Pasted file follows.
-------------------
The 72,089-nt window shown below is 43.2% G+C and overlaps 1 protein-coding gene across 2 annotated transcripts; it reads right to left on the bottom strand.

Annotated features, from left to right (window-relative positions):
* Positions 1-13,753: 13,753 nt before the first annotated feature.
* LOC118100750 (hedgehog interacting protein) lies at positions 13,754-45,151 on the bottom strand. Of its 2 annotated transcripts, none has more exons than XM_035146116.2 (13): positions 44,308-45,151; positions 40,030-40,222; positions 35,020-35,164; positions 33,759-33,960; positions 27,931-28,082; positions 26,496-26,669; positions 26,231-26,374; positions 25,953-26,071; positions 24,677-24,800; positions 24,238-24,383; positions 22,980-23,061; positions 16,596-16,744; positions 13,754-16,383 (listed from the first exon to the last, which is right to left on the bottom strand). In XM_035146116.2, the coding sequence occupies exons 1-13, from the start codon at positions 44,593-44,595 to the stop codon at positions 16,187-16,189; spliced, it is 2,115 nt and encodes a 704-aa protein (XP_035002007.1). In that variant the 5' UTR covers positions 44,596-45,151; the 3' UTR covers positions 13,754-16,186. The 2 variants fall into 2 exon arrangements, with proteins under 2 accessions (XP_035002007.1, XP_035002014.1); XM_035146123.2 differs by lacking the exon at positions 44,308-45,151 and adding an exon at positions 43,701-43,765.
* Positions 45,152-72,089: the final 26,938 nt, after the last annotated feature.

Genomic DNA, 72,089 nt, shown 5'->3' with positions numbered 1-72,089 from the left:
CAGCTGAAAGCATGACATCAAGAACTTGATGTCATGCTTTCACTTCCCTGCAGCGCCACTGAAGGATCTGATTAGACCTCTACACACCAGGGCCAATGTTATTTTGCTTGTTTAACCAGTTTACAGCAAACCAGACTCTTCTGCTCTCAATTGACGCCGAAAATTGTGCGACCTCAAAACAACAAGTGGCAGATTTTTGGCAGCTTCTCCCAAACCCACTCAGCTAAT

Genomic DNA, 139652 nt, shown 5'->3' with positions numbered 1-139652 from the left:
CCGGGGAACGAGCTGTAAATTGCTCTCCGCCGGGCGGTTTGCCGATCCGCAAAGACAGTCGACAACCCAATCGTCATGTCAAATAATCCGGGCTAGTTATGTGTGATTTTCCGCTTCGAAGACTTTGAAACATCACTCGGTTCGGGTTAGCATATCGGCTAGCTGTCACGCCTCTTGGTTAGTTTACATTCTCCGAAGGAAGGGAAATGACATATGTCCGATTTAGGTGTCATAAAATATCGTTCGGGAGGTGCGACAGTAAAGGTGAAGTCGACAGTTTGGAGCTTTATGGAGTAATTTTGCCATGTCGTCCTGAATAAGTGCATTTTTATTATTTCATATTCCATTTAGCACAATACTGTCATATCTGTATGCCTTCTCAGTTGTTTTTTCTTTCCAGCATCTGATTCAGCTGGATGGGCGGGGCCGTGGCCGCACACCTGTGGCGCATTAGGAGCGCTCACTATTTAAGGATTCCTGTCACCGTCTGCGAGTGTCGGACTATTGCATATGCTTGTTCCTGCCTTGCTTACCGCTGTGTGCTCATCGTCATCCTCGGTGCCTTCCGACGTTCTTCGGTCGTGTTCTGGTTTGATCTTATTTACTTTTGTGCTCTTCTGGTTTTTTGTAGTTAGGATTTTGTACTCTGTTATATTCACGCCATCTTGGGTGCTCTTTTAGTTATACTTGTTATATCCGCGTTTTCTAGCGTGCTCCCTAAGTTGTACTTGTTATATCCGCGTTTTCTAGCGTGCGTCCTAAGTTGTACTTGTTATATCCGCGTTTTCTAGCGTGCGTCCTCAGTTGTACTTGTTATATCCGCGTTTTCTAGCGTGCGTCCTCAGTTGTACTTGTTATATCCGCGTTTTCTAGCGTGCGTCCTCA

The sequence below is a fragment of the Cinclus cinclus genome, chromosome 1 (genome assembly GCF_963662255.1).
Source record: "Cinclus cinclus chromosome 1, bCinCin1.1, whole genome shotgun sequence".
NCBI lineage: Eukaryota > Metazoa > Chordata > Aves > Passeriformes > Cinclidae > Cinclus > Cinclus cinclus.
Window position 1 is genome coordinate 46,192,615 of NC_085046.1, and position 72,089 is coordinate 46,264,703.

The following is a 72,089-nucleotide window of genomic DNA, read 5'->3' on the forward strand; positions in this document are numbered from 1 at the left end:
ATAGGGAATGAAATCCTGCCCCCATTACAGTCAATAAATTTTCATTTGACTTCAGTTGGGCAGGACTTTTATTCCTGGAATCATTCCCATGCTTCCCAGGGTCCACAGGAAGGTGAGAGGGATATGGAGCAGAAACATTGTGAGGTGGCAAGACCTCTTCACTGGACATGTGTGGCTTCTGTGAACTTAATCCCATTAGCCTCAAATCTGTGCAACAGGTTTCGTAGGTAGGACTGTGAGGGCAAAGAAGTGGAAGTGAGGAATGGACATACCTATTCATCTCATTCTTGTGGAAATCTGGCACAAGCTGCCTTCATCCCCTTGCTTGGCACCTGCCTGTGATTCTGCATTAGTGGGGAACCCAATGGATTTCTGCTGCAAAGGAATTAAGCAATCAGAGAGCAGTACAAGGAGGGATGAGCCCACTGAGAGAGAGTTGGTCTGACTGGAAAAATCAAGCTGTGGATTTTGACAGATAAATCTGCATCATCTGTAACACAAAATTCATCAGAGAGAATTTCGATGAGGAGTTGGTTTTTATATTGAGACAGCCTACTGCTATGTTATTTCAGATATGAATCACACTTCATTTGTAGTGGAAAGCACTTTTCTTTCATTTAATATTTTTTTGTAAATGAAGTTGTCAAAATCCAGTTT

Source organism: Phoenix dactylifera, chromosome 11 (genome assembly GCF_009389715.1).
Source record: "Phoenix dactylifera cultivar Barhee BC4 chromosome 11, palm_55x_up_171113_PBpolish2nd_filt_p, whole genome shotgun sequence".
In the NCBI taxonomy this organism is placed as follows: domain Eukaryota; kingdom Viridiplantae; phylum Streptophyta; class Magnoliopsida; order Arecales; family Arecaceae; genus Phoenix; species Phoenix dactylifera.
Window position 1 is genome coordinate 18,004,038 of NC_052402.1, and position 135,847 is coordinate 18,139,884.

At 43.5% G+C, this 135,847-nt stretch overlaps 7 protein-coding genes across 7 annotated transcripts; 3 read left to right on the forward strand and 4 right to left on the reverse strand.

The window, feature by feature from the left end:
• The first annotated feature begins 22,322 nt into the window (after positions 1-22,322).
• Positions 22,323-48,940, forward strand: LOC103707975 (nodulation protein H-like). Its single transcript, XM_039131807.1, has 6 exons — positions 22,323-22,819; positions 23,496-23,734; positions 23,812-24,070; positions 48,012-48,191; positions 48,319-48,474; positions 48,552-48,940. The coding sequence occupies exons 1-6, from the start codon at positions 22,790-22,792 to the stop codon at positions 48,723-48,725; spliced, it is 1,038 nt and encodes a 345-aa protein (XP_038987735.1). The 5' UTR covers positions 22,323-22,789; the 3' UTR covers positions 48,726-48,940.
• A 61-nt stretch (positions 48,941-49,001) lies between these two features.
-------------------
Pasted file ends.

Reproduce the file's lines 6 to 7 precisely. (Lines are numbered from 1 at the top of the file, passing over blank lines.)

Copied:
Genomic DNA, 72,089 nt, shown 5'->3' with positions numbered 1-72,089 from the left:
CAGCTGAAAGCATGACATCAAGAACTTGATGTCATGCTTTCACTTCCCTGCAGCGCCACTGAAGGATCTGATTAGACCTCTACACACCAGGGCCAATGTTATTTTGCTTGTTTAACCAGTTTACAGCAAACCAGACTCTTCTGCTCTCAATTGACGCCGAAAATTGTGCGACCTCAAAACAACAAGTGGCAGATTTTTGGCAGCTTCTCCCAAACCCACTCAGCTAAT